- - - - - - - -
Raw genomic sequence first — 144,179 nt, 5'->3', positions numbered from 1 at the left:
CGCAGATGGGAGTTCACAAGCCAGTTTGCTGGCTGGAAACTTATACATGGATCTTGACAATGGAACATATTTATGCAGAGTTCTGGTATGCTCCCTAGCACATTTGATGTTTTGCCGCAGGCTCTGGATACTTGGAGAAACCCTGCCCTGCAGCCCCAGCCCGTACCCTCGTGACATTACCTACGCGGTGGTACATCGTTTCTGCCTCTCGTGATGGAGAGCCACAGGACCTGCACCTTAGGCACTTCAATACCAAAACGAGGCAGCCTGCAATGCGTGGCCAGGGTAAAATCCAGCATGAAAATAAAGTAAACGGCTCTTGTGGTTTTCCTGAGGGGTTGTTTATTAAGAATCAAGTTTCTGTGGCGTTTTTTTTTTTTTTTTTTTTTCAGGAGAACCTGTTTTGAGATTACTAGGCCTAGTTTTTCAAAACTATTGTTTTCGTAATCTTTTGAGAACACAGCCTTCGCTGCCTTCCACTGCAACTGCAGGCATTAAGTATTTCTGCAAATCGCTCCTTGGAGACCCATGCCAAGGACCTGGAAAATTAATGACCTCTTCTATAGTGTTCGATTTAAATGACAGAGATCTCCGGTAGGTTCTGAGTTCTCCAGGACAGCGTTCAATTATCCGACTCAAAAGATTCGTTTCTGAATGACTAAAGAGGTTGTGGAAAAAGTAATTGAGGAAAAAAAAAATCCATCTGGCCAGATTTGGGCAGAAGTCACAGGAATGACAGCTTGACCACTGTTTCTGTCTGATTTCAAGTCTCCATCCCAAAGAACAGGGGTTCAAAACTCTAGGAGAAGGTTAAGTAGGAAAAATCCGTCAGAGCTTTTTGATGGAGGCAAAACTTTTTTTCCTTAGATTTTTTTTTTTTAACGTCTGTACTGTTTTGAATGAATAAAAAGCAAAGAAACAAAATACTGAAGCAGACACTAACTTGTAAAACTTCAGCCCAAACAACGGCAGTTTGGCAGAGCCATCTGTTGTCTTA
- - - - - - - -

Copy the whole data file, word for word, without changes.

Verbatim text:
Raw genomic sequence first — 144,179 nt, 5'->3', positions numbered from 1 at the left:
CGCAGATGGGAGTTCACAAGCCAGTTTGCTGGCTGGAAACTTATACATGGATCTTGACAATGGAACATATTTATGCAGAGTTCTGGTATGCTCCCTAGCACATTTGATGTTTTGCCGCAGGCTCTGGATACTTGGAGAAACCCTGCCCTGCAGCCCCAGCCCGTACCCTCGTGACATTACCTACGCGGTGGTACATCGTTTCTGCCTCTCGTGATGGAGAGCCACAGGACCTGCACCTTAGGCACTTCAATACCAAAACGAGGCAGCCTGCAATGCGTGGCCAGGGTAAAATCCAGCATGAAAATAAAGTAAACGGCTCTTGTGGTTTTCCTGAGGGGTTGTTTATTAAGAATCAAGTTTCTGTGGCGTTTTTTTTTTTTTTTTTTTTTCAGGAGAACCTGTTTTGAGATTACTAGGCCTAGTTTTTCAAAACTATTGTTTTCGTAATCTTTTGAGAACACAGCCTTCGCTGCCTTCCACTGCAACTGCAGGCATTAAGTATTTCTGCAAATCGCTCCTTGGAGACCCATGCCAAGGACCTGGAAAATTAATGACCTCTTCTATAGTGTTCGATTTAAATGACAGAGATCTCCGGTAGGTTCTGAGTTCTCCAGGACAGCGTTCAATTATCCGACTCAAAAGATTCGTTTCTGAATGACTAAAGAGGTTGTGGAAAAAGTAATTGAGGAAAAAAAAAATCCATCTGGCCAGATTTGGGCAGAAGTCACAGGAATGACAGCTTGACCACTGTTTCTGTCTGATTTCAAGTCTCCATCCCAAAGAACAGGGGTTCAAAACTCTAGGAGAAGGTTAAGTAGGAAAAATCCGTCAGAGCTTTTTGATGGAGGCAAAACTTTTTTTCCTTAGATTTTTTTTTTTTAACGTCTGTACTGTTTTGAATGAATAAAAAGCAAAGAAACAAAATACTGAAGCAGACACTAACTTGTAAAACTTCAGCCCAAACAACGGCAGTTTGGCAGAGCCATCTGTTGTCTTA